According to zoning, Black Rock Realty is also prohibited from having residential apartment buildings, but that hasn't stopped him from his marketing campaign to the people followed by going to appeal to zoning to change the zone. If we could go back in time and question that RTM, BOF on which would they prefer, I am sure it would be to allow for big box stores and retail. We were very clear that residential was absolutely not under consideration.
Faith January 25, 2013 at 01:58 PM
Again Steve, less than 30% of Black Rock Realty's apartments are 1 bedroom. Originally he said months ago that it was to be 2 and 3 bedroom apartments. Now he says only 1 and 2 bedroom apartments. Somehow I don't know which to believe. Either way capes are 1200-1500 square feet. I'm sure his 2 bedroom apartments are comparable.
Steve Curtin January 25, 2013 at 02:15 PM
We're interested in moving forward not "going back in time." We're not proposing "changing the zone". The zone is still a Transportation/Commercial Park zone. We're proposing modifying the use on the smallest development parcel on the site to allow residential because it would enhance the overall project's vitality, help induce commercial development and because the market for this type of product is strong. If you took the time to actually read the zoning ordinance you would know that residential is not a prohibited use in this zone. It is in fact an envisioned and encouraged use in the overlay amendment to the zone approved by TPZ in 2011.
Steve Curtin January 25, 2013 at 02:30 PM
Faith, 66% of the units are one bedroom. You were at the meeting at Fairfield U where Kurt presented this. We posted the presentation online for anyone who wasn't there to see it - http://tinyurl.com/bkc48bh. It clearly shows the bedroom mix. We have records of architectural plans and zoning documents going back a year that show mostly one bedroom units and no three bedroom units in the design. If you want to have a rational discussion about the merits of the project we're always willing to engage in an intelligent dialogue. If you just want to make stuff up to suit your agenda you're just wasting everyone's time
TJC January 25, 2013 at 02:55 PM
i still dont understand what would motivate people to want to rent in that area. if you are a NYC commuter, you can get better deals that dont cost you an additional 350 dollar monthly pass to sit in a train that smells like 40 year old urine. is there research that says that there is a demand for this housing? or will it sit, unrented until the price drops and it becomes another father panick village?
Steve Curtin January 25, 2013 at 03:16 PM
Yes, there is extensive research that shows strong demand for this type of housing. Younger people are delaying getting married, raising families and purchasing single family homes. Consumers are concerned about the high level of home prices and are renting in record numbers. Traffic volume on I-95 increases every year and the demand for quality housing within walking distance to a train station has consistently been in strong demand. Stone Ridge capitalized on this. What better deals are you referring to?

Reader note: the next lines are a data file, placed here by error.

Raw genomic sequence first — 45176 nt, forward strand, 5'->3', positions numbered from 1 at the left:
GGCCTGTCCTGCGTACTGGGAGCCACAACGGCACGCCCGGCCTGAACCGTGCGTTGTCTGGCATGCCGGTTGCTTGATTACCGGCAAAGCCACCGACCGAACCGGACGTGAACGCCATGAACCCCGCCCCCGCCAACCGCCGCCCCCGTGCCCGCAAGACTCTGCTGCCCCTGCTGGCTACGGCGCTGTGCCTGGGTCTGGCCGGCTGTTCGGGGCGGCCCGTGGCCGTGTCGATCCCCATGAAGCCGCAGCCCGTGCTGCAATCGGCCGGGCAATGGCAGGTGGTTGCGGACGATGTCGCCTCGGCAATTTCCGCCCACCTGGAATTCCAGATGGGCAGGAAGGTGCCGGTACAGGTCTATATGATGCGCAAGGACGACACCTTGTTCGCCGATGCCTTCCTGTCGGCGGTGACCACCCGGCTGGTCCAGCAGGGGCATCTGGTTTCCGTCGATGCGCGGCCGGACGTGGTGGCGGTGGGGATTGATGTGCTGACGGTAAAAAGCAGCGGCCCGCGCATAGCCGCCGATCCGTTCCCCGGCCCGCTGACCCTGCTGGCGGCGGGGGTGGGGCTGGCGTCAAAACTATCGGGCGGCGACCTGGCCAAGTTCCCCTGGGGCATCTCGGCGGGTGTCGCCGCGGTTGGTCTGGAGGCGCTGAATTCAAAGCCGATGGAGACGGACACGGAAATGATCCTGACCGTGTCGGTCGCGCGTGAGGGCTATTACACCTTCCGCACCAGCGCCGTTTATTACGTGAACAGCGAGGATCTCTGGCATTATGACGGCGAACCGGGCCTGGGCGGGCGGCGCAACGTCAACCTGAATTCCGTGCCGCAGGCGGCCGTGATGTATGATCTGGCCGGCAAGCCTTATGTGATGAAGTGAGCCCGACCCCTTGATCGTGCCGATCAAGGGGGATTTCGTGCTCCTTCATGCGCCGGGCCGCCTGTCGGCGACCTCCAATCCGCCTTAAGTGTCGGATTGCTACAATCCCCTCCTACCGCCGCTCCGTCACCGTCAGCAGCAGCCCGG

Faith January 25, 2013 at 03:19 PM
Perhaps Steve you need to make clear who the we is . At least Mr. Fallon introduces himself as Black Rock Realty's attorney. What's your agenda? Why are you part of the "we're not proposing". Don't act like you're just one of the taxpayers if you have an agenda. I admit I misread the 66% to be 66 one bedrooms. Now you will have to do your research and go back to see that the articles covering this last July stated there would be several 3 bedrooms. Now when Kurt Wittek says only several, we can take him at his word.
Steve Curtin January 25, 2013 at 04:16 PM
I work for Blackrock. We are a taxpayer in Fairfield. For the record we have been paying $120,000 per year in property taxes to the town for ten years. Our agenda is to revitalize the Commerce Drive district and build a mixed use office park development with a hotel, retail and residential components that will attract jobs and companies to the region and drive economic growth and tax revenue. As a result of our efforts, along with the State and the Town, there is no longer a dilapidated eyesore of an industrial building littered with syringes on a contaminated site. Instead there is a new train station and a new public waterfront park. What's your agenda?
Faith January 25, 2013 at 04:32 PM
I have always been forthright about my agenda. I volunteered for 10 years on the RTM to try to keep property taxes affordable so myself and my neighbors wouldn't be forced to move south in our not so golden years. I recently purchased an investment house in Fairfield for rental, to help subsidize my property taxes. Many like myself because of the 30% reduction in real estate values, and ever increasing property taxes are stuck waiting it out to downsize, yet not being able to afford the taxes due to lessening income.
Devilin January 25, 2013 at 06:33 PM
A letter touting facts, decrying distortions and clarifying the record is a worthy endeavor. It states:" Fairfield has the highest mill rate of any coastal town in the county." Fairfield's mill rate is 23.37. Statford is a coastal town in Fairfield County. Stratford's mill rate is 34.15. I question the quality of the research and analysis put forth by this writer.
Igor January 25, 2013 at 06:52 PM
I think we should sit back and see what with could put there. CVS,bank, pizza parlor, rifle range, abortion center, library or Starbucks, porno store. This way we can always find someone to argue with.
R. Ludlowe January 25, 2013 at 07:13 PM
Are you, personally, a fairfield resident? And lets not split hairs over your agenda. Black Rock's agenda is to make a profit like any other business entity. You'll have to excuse most of us if we question the overall process and situation that we went through for our new station. If the goal was to clean up the site, there are certainly more cost effective ways to achieve that.